Mindfulness-based

Mindfulness-based therapy is a therapeutic approach that focuses on, as the name suggests, the cultivation of mindfulness. There are a number of different therapeutic practices that fall under the category of mindfulness-based (or use components of mindfulness), including mindfulness-based cognitive therapy (MBCT), dialectical behavior therapy (DBT), and Hakomi, among others. Mindfulness-based therapy is generally designed to help a client’s attention focus on the present moment and research has found it to be effective for many conditions, including anxiety, depression, stress and chronic pain.

Local Experts in Mindfulness-based

I can teach you mindfulness techniques you can apply right away to begin making desire changes.

Working from a Vedanta-based (yogic) philosophy of wellness, I teach clients mindfulness-based practices, such as yogic breath work and meditation techniques, to heighten awareness, identify and process emotions and belief systems, increase the ability to ground and return to center and to live with greater compassion for Self and Others.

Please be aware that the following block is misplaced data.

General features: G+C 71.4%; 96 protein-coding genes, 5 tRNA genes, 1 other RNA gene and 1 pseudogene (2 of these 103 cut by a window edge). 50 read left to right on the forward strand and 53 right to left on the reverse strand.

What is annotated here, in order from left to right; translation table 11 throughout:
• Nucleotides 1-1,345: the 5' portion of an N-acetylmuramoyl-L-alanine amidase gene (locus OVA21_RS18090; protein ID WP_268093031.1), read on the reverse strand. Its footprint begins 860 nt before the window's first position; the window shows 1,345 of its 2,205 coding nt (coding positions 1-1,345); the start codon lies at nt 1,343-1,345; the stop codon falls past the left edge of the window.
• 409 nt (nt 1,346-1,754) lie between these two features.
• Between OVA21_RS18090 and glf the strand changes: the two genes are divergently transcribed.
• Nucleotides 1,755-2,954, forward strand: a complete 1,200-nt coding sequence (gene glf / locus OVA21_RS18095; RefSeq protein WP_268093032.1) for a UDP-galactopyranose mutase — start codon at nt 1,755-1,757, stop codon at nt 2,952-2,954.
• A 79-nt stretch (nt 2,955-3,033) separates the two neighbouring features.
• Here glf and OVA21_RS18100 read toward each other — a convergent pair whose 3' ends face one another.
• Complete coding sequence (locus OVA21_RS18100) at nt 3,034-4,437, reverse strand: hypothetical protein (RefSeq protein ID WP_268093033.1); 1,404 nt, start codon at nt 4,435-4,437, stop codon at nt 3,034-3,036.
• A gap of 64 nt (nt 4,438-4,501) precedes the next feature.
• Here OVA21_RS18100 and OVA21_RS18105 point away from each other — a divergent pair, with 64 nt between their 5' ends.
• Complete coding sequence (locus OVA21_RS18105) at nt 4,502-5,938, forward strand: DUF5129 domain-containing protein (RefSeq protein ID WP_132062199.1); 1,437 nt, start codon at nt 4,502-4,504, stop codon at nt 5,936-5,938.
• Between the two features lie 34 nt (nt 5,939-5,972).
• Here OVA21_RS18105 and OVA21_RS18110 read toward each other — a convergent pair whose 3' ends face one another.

'Mindfulness' seems to be the catch word phrase these days. It isn't just about deep breathing and meditation (which are in themselves hard for people to fit into their busy lives). Mindfulness is about values, priorities and living as much as possible in the present moment. I enjoy introducing this philosophy to clients in our complex and difficult world.

So many of us have busy minds and that interferes with living our lives the best we can. By using mindfulness techniques, we can become aware of what is happening in the moment and learn to stay out of the past and project into the future. This helps tremendously with depression, anxiety, and relationships.